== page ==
Ten Ways to Incorporate Asia Perspectives

Article excerpt

Ten ways to incorporate Asia perspectives into the primary classroom: Resources to explore Asia through literacy, numeracy, science and history while developing social capabilities and intercultural understanding.

This list of resources is aimed at giving you a starting point on your journey--bringing Asia perspectives to your classroom. The resources are organised around themes commonly explored at the primary level across many different subject areas. Resources range from picture books and videos to online material. Some are old favourites but most are recent. For support in beginning this work the Asia Education Foundation website has a range of tools, resources and learning programs to support school leaders and teachers in their quest to embrace and deliver Asia literacy as part of the Australian Curriculum's cross-curriculum priority of Asia and Australia's engagement with Asia are available from their website at: http://www.asiaeducation.edu.au/teachers/curriculum_resources/ curriculum_resources_landing_page.html


1. What is Asia, who lives in Asia? What is it like to grow up in Japan or go to school in India? How are we similar and different to people living in Asia? The Families of the World video series (China, India, Japan, Korea, Thailand and Vietnam) depicts children from the city and country going about their daily lives. Teachers' notes guide the use of the videos in the classroom. (P-4) The Snapshots of Asia series uses commonly taught topics to learn about countries: Japan, China, Thailand, Vietnam, Philippines, India and Malaysia. The resources are designed to help students explore the connections between the focus country and their own experiences. Series includes big books and related units of work with BLMs and are available in hardcopy from Curriculum Press http://www.curriculumpress.edu.au/main/goproduct/11268. Teachers' guide free to download at http://www.curriculumpress.edu.au/sample/pages/ SnapshotsOfAsiaTeacherGuide.pdf.(P-3)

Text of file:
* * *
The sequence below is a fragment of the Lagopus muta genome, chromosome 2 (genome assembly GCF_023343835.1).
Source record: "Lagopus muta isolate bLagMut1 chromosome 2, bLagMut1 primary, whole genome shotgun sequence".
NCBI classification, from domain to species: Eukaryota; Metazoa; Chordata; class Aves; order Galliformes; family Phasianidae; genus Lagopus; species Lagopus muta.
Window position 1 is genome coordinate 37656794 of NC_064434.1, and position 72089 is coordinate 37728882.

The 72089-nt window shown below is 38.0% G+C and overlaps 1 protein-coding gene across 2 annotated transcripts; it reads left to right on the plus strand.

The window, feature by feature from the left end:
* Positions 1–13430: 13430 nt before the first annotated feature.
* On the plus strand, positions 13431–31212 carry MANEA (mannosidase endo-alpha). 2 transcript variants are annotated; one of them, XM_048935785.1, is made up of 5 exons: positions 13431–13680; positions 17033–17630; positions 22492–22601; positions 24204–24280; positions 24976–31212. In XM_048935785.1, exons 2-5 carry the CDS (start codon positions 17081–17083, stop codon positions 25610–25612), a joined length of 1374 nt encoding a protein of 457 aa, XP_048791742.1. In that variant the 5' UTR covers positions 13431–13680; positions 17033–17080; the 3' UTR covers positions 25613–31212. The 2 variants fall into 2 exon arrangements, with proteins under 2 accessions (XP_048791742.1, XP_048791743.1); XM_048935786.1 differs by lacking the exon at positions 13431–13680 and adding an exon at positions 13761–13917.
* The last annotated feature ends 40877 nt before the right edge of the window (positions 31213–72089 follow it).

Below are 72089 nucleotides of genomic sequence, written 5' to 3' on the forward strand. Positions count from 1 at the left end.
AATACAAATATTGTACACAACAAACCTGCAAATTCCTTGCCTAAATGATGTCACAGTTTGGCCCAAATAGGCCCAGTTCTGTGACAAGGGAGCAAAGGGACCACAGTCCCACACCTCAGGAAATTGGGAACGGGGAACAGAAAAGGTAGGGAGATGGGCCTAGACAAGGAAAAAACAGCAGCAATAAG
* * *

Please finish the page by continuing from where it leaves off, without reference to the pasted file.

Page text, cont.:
2. Migration from Asia--where do we come from and why? An extensive range of picture books depicting the circumstances prompting individuals and families to leave their homes to seek safety or new opportunities in Australia is available, see list on the LMERC wikispace. http://globaleducationresources.wikispaces.com/Resource+lists

The Littlest Refugee by Anh Do and Suzanne Do is suitable for lower to mid primary and The Arrival by Shaun Tan for upper primary describe the refugee journey from Vietnam and China. The Arrival, a wordless picture book, is particularly useful for exploring issues of what we consider different or 'other', intercultural mis-understandings and imagining what it would be like to move to a different country: the trauma, confusion, amazement and awe of experiencing new cultures, languages and customs. Teachers' notes available at http://www.scool.scholastic.com.au/schoolzone/toolkit/The_Arrival.pdf

Personal and social capability

3. The Asia region and developing countries:

From a social justice point of view, Just like me is a new resource kit developed by International Needs with funding from the Australian government and AusAid. The kit contains a teachers' book with structures for staging inquiries, topics, activities, BLMs utilising graphic organisers and videos narrated by young people showing the life and lifestyle of other young people in less developed countries (India). Mid to upper primary. http://www.justlikeme.org.au/

4. Who are we? Cultural diversity and Asian Australians: resources for exploring multiculturalism and identity. The Living in Australia series produced for upper primary level students (Echidna books) investigates aspects of multiculturalism in Australia. Readers are exposed to migration stories, rich cultural traditions of families from China, India, Japan, Thailand and Vietnam as well as their contemporary daily life. …